The author and podcaster believes entrepreneurs and creatives should think of themselves as ever-adaptable — open to opportunities wherever they come.
Malcolm Gladwell may have one of the strongest brands in media, but he never applies the word to himself. “I contradict myself a lot,” says the best-selling author and New Yorker staff writer, whose books include The Tipping Point and Blink. “How can I represent something as well-defined as a brand if I’m constantly changing my mind?” Instead, he counsels creatives to think of themselves as ever-adaptable — open to opportunities wherever they come. That’s why, for example, he got into podcasting. It was on a lark, but now, three seasons later, his show Revisionist History is a consistent chart-topper. (Each episode is about “the overlooked and misunderstood,” and is produced by the podcast company Panoply.) Here, he talks about his approach to productivity, his own evolution and why entrepreneurs need to balance ideas with execution.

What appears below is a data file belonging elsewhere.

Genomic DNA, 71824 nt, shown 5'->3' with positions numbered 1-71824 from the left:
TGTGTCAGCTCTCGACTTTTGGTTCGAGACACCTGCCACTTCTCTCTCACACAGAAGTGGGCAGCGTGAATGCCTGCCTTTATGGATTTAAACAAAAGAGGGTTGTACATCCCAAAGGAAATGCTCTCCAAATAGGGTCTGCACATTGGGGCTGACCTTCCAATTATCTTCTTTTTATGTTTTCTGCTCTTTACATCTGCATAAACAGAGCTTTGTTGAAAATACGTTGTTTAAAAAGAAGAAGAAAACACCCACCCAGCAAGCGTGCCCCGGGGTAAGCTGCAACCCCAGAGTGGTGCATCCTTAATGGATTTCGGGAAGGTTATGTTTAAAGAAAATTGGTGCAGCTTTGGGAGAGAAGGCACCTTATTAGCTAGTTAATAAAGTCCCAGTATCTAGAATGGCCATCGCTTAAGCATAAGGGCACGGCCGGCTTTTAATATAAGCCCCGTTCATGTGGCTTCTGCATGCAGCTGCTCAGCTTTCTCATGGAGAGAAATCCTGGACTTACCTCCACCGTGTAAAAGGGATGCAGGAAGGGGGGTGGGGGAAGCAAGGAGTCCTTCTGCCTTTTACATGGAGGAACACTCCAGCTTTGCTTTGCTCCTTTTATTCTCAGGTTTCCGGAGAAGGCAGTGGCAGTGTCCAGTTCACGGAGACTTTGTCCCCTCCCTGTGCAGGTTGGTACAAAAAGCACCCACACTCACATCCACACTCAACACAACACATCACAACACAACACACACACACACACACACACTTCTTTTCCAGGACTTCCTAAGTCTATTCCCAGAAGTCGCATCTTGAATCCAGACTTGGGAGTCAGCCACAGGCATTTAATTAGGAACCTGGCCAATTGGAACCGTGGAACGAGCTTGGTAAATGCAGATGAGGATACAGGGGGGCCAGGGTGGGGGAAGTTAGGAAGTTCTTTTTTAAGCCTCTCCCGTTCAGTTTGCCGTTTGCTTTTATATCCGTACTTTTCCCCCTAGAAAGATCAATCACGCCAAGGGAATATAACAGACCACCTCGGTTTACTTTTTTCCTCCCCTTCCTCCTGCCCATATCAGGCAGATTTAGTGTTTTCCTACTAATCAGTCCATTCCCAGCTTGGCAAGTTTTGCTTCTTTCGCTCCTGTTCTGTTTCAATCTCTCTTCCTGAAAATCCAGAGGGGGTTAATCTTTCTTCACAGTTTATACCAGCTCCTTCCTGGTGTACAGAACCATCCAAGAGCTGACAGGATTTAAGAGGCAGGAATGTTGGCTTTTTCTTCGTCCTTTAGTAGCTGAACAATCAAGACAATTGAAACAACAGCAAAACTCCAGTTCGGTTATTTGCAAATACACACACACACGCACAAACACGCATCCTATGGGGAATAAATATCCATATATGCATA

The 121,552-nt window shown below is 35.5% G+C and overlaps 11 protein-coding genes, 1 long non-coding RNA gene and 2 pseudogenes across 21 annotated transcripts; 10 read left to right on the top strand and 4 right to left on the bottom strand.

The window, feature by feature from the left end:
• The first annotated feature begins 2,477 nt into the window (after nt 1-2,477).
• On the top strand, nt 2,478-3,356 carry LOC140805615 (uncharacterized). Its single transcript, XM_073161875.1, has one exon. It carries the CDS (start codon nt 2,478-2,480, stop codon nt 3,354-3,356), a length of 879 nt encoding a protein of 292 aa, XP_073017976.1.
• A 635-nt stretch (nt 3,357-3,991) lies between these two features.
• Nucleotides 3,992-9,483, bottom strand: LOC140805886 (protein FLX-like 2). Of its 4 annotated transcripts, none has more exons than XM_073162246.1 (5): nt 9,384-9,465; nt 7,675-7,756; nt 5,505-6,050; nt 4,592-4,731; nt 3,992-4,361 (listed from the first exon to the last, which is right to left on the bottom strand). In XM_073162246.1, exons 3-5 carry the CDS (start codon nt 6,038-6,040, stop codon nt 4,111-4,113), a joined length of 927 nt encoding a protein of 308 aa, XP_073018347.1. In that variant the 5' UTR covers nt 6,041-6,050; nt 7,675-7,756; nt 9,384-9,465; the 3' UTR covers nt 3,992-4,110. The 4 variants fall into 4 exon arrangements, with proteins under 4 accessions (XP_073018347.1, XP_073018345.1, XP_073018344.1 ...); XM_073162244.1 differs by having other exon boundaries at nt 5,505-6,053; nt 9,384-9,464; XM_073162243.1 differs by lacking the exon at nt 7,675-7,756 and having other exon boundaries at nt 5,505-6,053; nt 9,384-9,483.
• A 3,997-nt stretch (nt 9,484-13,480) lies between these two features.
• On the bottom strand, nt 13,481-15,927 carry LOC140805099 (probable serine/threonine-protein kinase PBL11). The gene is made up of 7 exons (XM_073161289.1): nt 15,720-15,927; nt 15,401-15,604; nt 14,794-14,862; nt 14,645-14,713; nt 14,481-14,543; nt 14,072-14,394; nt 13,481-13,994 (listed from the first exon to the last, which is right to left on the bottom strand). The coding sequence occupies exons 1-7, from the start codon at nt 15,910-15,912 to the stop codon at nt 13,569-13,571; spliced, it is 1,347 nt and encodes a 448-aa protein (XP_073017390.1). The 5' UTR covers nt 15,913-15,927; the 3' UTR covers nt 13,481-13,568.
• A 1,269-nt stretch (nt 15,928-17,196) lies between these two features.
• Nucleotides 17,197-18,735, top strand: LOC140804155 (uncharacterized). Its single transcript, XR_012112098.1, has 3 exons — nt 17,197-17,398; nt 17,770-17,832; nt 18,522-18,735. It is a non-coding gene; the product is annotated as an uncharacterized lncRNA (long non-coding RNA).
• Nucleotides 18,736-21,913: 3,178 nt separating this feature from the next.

You’ve said that you started your podcast while procrastinating writing your next book. Entrepreneurs may be heartened to know someone as prolific as you still procrastinates.
As I’ve gotten older, I’ve come to appreciate the value of time more and more. If you try to rush something creative, it will always fall short of expectations. And the longer you can create spaces for reflection, you can make your life so much better, and what you create so muc h better. So to me, procrastination is really just a chance to let whatever I’m working on breathe a little bit.